"As we, like Galliano, mourn the spectacle of the fashion show and the opportunities only IRL interaction can offer, fashion must also look to the impetus for change."

When it comes to combining both digital and physical experiences, it’s hard to argue that Jonathan Anderson didn’t take the biscuit. For both his namesake label and Loewe, invitees received beautiful, almost diagnostic packages which detailed the new collections. For JW Anderson, it was a gingham box tied up with a ribbon, inside of which was a 'document’ as Anderson described it, containing lookbook images and cut-out faces created from this season’s collaborations with artists Pol Anglada and Bertjan Pot. The crème de la crème of these experiences was Loewe’s Show In a Box, which came complete with a garment pattern, pop-up book recreating the planned runway set, and a mini spin-yourself record player that narrated the collection. Would be show-goers could get stuck into the nitty gritty of the clothes like a child at playtime, whilst anyone and everyone could watch a collection video of Anderson talking through it all and this ‘renewed opportunity for activity’. Now that’s the attitude: bridging digital and physical, exclusive and inclusive.

Nick Knight’s collaboration with Valentino was another lesson in how an IRL presentation can live side by side with the digital. A performance in Rome attended by a small audience began with a screening of a fashion film by Knight, featuring 15 quite frankly marvellous dresses up to 20 feet in length, projected with images of nature. The dresses were then unveiled in tableau to the live audience. The fantasy created by fashion film ran seamlessly into real life; Valentino creative director Pierpaolo Piccioli offered new definitions for showmanship and spectacle with the grand display.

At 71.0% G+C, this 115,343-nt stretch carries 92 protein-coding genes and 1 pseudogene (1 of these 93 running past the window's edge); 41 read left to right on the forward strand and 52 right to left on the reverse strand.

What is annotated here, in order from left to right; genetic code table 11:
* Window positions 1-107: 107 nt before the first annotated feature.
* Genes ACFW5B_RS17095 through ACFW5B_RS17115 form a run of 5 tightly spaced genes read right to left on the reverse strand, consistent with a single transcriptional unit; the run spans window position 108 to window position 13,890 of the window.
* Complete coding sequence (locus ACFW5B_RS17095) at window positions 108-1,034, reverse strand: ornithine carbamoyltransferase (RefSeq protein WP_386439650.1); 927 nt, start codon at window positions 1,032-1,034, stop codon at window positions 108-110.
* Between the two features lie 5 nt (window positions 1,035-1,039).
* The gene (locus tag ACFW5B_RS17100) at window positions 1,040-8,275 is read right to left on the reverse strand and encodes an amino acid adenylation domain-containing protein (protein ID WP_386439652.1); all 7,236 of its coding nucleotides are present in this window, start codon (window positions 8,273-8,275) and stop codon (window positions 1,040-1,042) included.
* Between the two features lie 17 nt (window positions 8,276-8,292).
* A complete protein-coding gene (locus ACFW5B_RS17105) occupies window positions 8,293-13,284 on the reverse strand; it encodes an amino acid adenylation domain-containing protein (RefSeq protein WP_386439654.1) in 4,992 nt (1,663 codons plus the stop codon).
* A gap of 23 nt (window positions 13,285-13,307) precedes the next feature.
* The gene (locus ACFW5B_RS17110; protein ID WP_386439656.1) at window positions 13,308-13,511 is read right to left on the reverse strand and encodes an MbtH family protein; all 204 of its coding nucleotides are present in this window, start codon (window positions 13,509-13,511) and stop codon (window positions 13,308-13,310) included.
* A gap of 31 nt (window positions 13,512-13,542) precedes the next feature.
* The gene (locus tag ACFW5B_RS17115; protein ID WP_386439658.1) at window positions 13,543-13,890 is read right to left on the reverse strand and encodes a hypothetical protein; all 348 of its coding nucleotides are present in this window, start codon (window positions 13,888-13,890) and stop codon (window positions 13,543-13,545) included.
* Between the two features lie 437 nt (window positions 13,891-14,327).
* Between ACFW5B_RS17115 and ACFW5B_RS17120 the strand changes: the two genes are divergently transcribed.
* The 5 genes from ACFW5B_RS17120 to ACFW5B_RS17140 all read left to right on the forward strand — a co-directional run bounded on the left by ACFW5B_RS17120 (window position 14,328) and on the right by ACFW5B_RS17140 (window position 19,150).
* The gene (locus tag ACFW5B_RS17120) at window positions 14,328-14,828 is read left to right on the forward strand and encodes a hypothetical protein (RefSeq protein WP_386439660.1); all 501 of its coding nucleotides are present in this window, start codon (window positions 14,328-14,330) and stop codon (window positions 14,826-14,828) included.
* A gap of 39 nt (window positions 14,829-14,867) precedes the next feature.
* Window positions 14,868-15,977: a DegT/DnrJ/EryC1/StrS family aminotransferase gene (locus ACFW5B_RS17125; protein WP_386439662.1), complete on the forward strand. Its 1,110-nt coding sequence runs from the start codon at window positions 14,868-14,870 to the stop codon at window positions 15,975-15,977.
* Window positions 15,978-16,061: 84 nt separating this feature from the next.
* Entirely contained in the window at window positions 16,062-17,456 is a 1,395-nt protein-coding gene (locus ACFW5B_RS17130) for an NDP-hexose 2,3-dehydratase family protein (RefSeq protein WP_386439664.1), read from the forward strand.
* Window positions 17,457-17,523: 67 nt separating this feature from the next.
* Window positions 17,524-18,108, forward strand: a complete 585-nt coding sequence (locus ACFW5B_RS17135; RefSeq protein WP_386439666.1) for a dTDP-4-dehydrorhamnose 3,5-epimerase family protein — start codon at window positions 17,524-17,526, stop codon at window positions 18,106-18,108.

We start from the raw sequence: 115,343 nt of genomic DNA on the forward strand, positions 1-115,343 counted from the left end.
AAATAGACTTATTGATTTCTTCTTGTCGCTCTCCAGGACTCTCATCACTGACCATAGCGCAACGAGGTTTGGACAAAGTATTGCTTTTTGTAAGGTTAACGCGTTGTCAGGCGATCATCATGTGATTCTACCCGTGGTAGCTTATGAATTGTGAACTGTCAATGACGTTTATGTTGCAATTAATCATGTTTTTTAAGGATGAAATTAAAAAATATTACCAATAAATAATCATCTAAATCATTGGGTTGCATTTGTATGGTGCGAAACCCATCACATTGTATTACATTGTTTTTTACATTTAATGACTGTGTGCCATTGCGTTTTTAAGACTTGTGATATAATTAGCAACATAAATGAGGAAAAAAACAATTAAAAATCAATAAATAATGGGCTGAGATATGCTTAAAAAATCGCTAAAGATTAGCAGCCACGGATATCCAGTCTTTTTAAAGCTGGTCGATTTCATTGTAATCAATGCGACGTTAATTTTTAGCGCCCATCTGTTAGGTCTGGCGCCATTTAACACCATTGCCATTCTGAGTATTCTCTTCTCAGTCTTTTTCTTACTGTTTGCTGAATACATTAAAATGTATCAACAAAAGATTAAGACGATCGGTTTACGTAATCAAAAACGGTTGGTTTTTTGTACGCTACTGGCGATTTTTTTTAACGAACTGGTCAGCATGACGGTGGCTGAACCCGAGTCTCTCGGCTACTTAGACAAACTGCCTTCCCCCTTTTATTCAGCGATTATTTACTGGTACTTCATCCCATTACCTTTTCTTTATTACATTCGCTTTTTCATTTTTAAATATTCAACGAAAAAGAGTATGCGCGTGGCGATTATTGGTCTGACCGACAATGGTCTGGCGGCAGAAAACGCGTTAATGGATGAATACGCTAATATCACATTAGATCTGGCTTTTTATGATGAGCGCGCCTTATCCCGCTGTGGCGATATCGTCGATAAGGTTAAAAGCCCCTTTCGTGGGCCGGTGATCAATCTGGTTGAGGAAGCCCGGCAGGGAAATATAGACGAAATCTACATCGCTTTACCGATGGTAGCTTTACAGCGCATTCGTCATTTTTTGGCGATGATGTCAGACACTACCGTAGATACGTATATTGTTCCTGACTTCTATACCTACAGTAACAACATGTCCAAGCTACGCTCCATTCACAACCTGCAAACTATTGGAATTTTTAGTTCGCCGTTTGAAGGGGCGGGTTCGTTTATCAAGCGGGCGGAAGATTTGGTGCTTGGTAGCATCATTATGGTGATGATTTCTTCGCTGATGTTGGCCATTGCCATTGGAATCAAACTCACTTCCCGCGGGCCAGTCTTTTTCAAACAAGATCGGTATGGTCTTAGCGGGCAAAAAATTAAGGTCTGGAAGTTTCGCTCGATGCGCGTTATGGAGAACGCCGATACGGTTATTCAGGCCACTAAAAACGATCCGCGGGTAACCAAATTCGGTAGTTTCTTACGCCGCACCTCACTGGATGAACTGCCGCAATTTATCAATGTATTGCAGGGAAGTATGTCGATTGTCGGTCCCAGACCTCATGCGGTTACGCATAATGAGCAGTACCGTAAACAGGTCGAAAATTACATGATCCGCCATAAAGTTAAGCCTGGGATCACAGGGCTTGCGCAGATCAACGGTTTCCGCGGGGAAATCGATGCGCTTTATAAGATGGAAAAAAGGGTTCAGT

In one of the only concrete moves towards permanent change that we saw this season, Gucci presented their last-ever Cruise collection and managed to combine physical, digital, archive and newness in one maximalist package. Titled Epilogue, creative director Alessandro Michele has said he’d rather the collection not be referred to as Cruise at all, so intent is he on embarking on a new path. Ahead of live streaming the Epilogue campaign shoot from the late-Mannerist Palazzo Sacchetti building in Rome, Gucci sent would-be show guests boxes of fruit and veg, in a nod to the Forum Boarium (the site of the original docks in Rome, and the city’s biggest food market), where part of the campaign is based. Watching the live stream was like being behind the scenes of your cult favourite film, that you haven’t actually seen yet. Re-watchers, hold out for Alessandro Michele fanning himself on a sofa, or a cameraman herding chickens into a corner as a waiting model smirks at the wonderful absurdity that is Michele’s Gucci - definite highlights. Halfway into the stream, the new collection was revealed by a lookbook, whose images appeared via pop-up computer screens that seemed to come from circa 2001, and showed the collection worn by members of the Gucci design team. Here was the final chapter in Michele’s multi-part questioning of the rules and traditions of fashion, following on from the A/W 20 womenswear show and campaign, where show attendees were walked through hair and make-up, and witnessed models being dressed live on a carousel-like structure. Eschewing the regular big name campaign photographer process, the Gucci models shot the accompanying imagery. When backstage is as fascinating as this, who needs a show?